Victoria by Syracuse is rimmed, ivory china with delicate, beautifully rendered roses decorating the center and rim, and an embossed edge with gold trim. This lovely pattern was produced from 1949 to 1970. The story of Syracuse China begins in 1841, when W. H. Farrar founded a pottery in Syracuse, NY. The company was sold in 1868 and changed its name to Empire Pottery. The company changed hands again in 1871, when it was purchased by the Onondaga Pottery Company. The initial products manufactured by Onondaga were earthenware pieces, and the company produced a variety of table and toilet wares. In 1888, the company became the first American company to produce translucent, vitreous fine china on par with that being produced by Europe at the time. The company continued to expand and innovate throughout the early twentieth century, and found success supplying china to the hotel and restaurant industries. In 1966, the company officially changed its name to Syracuse China. In 1995, after a series of mergers and acquisitions, Syracuse China was sold to Libbey, Inc., which shut down all North American production of Syracuse in 2009. Today, Syracuse China pieces remain highly sought by collectors.
Nancy Prentiss Milburn Rose is a lovely blown glass pattern with a v-shaped bowl that flares at the top, molded stem, and round foot. The exquisite cut bowl features a gorgeous rose motif that perfectly complements the Victoria china and Spring Garden flatware featured here. This hand-blown, hand-cut leaded crystal is one of a series of patterns produced by Nancy Prentiss Crystal to match Westmorland sterling silver patterns (this one, of course, was designed to coordinate with the Westmorland Milburn Rose pattern). Other made-to-match Nancy Prentiss crystal patterns include George & Martha, John & Priscilla, Enchanting Orchid, and Lady Hilton.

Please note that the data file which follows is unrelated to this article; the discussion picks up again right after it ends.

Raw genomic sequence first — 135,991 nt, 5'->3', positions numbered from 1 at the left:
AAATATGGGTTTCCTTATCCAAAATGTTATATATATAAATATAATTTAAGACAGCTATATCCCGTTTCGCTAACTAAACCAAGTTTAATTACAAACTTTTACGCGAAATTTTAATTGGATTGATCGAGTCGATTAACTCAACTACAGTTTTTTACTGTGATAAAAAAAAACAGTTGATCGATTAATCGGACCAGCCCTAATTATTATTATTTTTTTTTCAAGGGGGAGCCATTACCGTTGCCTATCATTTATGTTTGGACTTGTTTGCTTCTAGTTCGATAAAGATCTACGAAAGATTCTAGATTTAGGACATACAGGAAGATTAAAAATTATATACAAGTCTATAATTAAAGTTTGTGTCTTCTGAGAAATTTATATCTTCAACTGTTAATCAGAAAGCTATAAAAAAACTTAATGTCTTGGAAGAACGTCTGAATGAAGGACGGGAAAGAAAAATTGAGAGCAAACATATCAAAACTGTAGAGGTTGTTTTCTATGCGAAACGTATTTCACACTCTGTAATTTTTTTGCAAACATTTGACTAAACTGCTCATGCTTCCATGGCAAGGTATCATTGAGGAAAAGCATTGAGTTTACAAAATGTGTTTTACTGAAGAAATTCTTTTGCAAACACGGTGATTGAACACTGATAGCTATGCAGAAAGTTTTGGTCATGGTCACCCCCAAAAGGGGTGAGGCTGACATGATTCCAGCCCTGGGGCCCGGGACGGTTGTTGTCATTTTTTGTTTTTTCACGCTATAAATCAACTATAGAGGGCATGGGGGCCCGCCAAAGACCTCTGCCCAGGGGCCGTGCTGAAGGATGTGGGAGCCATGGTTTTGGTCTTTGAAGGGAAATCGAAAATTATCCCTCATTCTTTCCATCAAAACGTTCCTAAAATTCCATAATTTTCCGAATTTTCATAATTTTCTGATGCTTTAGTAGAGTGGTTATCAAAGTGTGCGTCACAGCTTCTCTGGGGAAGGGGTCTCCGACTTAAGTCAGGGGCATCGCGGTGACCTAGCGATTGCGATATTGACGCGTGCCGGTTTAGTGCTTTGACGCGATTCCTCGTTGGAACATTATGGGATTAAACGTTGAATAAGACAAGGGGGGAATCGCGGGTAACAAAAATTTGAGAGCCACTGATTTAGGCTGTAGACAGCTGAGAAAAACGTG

International Silver Spring Garden is an alluring silverplate flatware pattern with a delicate and understated rose design. International Silver started as a combination of America’s greatest silver manufacturers. During the American Colonial period, New England was home to many artisans producing high-quality pewter, sterling, and silverplate, primarily in Connecticut. Around 1808, Ashbile Griswold opened a pewter shop in Meriden, Connecticut. Through mergers with regional companies, Griswold’s original shop grew to comprise fourteen silver manufacturers, including Holmes and Edwards (Bridgeport), Meriden Britannia (Meriden), and Rogers Brothers (Hartford). In 1898, the International Silver Company became truly “international,” establishing offices in England and Canada. Throughout the years, International Silver products have remained immensely popular.
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